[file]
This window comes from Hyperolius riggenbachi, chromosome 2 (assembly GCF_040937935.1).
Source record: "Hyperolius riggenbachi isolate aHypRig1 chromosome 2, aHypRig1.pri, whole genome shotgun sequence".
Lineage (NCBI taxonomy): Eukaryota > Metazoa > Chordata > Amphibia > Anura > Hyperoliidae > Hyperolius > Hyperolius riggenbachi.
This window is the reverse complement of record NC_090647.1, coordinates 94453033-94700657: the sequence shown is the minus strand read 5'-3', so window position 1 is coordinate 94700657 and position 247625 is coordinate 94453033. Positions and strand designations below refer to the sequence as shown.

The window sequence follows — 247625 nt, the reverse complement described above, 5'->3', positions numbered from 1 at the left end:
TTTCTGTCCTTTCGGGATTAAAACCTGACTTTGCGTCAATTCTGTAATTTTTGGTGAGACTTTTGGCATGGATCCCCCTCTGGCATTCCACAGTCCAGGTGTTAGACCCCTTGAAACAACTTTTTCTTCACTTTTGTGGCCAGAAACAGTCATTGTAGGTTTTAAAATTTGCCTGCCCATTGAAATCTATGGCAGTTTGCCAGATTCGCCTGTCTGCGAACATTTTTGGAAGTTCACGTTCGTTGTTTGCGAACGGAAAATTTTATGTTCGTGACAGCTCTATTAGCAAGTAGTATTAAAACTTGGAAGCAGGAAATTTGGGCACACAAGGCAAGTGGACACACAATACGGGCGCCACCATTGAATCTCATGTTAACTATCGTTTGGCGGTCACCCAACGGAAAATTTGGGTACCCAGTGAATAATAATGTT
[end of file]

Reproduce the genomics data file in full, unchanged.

This window comes from Hyperolius riggenbachi, chromosome 2 (assembly GCF_040937935.1).
Source record: "Hyperolius riggenbachi isolate aHypRig1 chromosome 2, aHypRig1.pri, whole genome shotgun sequence".
Lineage (NCBI taxonomy): Eukaryota > Metazoa > Chordata > Amphibia > Anura > Hyperoliidae > Hyperolius > Hyperolius riggenbachi.
This window is the reverse complement of record NC_090647.1, coordinates 94453033-94700657: the sequence shown is the minus strand read 5'-3', so window position 1 is coordinate 94700657 and position 247625 is coordinate 94453033. Positions and strand designations below refer to the sequence as shown.

The window sequence follows — 247625 nt, the reverse complement described above, 5'->3', positions numbered from 1 at the left end:
TTTCTGTCCTTTCGGGATTAAAACCTGACTTTGCGTCAATTCTGTAATTTTTGGTGAGACTTTTGGCATGGATCCCCCTCTGGCATTCCACAGTCCAGGTGTTAGACCCCTTGAAACAACTTTTTCTTCACTTTTGTGGCCAGAAACAGTCATTGTAGGTTTTAAAATTTGCCTGCCCATTGAAATCTATGGCAGTTTGCCAGATTCGCCTGTCTGCGAACATTTTTGGAAGTTCACGTTCGTTGTTTGCGAACGGAAAATTTTATGTTCGTGACAGCTCTATTAGCAAGTAGTATTAAAACTTGGAAGCAGGAAATTTGGGCACACAAGGCAAGTGGACACACAATACGGGCGCCACCATTGAATCTCATGTTAACTATCGTTTGGCGGTCACCCAACGGAAAATTTGGGTACCCAGTGAATAATAATGTT